Reeves then elaborated how a real life killer began to shape where the film went too. “As I started thinking about that, and trying to ground it, I thought about the Zodiac [Killer]. And I thought about how the Zodiac, in this horrific way, left all of these sort of disturbing ciphers and these communications to the police and to the newspapers and how unsettling that was. And I thought, wow, that actually sounds like a horrifying version of the Riddler, because he was leaving all these puzzles. So the Riddler was part of the conception very early on in trying to figure out which of the rogues gallery characters would communicate in that way with Batman.”
As for the other familiar characters who pop up in the film, Reeves said, “It isn’t a Batman origin story, but it is the origin story of every rogues gallery character that you come across,” with the filmmaker explaining, “I thought it would be interesting that as you followed the details of the crime, it would take [Batman] across the paths of these other characters.”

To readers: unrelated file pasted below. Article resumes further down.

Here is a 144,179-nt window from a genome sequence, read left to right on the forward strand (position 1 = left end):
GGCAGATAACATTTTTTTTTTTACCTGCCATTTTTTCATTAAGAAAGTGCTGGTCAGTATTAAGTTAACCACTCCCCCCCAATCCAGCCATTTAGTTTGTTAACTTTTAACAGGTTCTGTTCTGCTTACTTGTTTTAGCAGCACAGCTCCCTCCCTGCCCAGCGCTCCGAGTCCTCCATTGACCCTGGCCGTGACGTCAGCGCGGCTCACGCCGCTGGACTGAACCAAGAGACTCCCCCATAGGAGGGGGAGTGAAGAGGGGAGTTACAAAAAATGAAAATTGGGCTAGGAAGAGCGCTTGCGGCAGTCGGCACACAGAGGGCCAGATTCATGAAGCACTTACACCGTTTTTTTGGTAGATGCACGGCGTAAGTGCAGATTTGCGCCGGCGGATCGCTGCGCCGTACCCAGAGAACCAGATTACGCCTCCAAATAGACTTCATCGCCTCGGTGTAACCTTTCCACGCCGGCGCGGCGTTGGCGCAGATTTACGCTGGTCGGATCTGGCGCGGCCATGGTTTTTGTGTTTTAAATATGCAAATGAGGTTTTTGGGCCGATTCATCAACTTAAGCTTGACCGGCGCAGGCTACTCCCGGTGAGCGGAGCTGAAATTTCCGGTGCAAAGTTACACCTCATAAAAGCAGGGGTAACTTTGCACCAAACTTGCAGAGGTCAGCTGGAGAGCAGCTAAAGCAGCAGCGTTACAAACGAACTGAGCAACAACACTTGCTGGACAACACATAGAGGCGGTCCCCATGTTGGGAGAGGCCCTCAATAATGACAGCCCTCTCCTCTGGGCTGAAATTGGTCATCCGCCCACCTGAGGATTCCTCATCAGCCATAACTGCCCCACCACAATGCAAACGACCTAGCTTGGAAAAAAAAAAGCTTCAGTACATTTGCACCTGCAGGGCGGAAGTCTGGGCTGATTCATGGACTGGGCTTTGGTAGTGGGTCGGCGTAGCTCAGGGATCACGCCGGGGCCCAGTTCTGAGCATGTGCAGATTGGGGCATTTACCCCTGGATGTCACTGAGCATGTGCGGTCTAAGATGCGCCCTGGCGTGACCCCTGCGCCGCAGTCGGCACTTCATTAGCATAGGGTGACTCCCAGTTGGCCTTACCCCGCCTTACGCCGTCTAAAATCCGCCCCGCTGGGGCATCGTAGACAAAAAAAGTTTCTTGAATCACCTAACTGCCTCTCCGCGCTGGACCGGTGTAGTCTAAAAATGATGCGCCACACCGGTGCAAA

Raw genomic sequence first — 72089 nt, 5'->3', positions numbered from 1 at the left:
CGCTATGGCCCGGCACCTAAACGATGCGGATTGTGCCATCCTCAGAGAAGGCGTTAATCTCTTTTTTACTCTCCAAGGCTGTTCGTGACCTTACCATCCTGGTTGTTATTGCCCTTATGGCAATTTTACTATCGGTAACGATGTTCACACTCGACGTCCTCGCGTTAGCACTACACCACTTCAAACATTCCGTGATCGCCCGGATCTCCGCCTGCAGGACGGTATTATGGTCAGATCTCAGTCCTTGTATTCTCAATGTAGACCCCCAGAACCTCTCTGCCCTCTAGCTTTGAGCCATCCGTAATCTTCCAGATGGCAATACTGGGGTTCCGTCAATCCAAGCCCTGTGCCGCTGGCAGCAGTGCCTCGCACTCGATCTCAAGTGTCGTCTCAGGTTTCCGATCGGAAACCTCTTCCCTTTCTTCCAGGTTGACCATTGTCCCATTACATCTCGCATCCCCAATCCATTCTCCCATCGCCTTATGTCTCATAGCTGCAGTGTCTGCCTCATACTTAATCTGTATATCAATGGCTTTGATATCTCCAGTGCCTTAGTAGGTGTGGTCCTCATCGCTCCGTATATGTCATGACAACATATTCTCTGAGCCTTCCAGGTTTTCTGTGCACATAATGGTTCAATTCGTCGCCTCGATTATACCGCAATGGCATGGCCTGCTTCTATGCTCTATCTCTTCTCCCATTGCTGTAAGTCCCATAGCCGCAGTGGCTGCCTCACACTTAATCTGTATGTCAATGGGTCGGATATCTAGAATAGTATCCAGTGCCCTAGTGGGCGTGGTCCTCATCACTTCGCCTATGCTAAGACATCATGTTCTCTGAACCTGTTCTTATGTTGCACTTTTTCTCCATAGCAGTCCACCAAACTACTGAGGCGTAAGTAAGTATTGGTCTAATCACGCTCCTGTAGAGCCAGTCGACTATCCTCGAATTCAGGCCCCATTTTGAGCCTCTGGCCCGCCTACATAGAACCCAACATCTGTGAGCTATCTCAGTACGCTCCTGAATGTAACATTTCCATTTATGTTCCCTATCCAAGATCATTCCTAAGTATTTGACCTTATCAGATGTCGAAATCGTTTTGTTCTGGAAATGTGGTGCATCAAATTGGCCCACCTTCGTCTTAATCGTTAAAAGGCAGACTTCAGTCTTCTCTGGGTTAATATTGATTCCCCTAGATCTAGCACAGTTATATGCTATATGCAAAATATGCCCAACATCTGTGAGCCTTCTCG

Selina Kyle was the next character Reeves knew he wanted to use, and he then thought of a scenario that “takes us to the Iceberg Lounge, and that’s a version of The Penguin you’ve never seen, and that could get us into the mafia story and that would get us into Carmine Falcone. It’s this whole thing where you do the deep dive and everything becomes like a blender…”
Looking back at all of the influences, Reeves stated, “The number of comics that I read just to begin, and then watching a bunch of stuff and reading Mindhunter and learning about profiling serial killers… So that was kind of what led to it. Riddler was first and then thinking about the path and how we could cross [in] these iconic characters, but in versions you hadn’t seen and that weren’t yet the versions that we know.”
THE BATMAN’S BACKSTORY
Though Batman’s origin is not shown in the film, Robert Pattinson said that when it came to that unseen backstory, “We discussed it a lot. It’s funny, because everyone wanted to avoid an origin story, but it’s a new version of the character and you’re so aware of his origins that you end up trying to sort of play it in the subtext and little moments. And because the story is set over such a short period as well, it’s actually really difficult to shove in as much as you can, the kind of emotional weight that just lies in your body language and on your face. Hopefully it comes across.”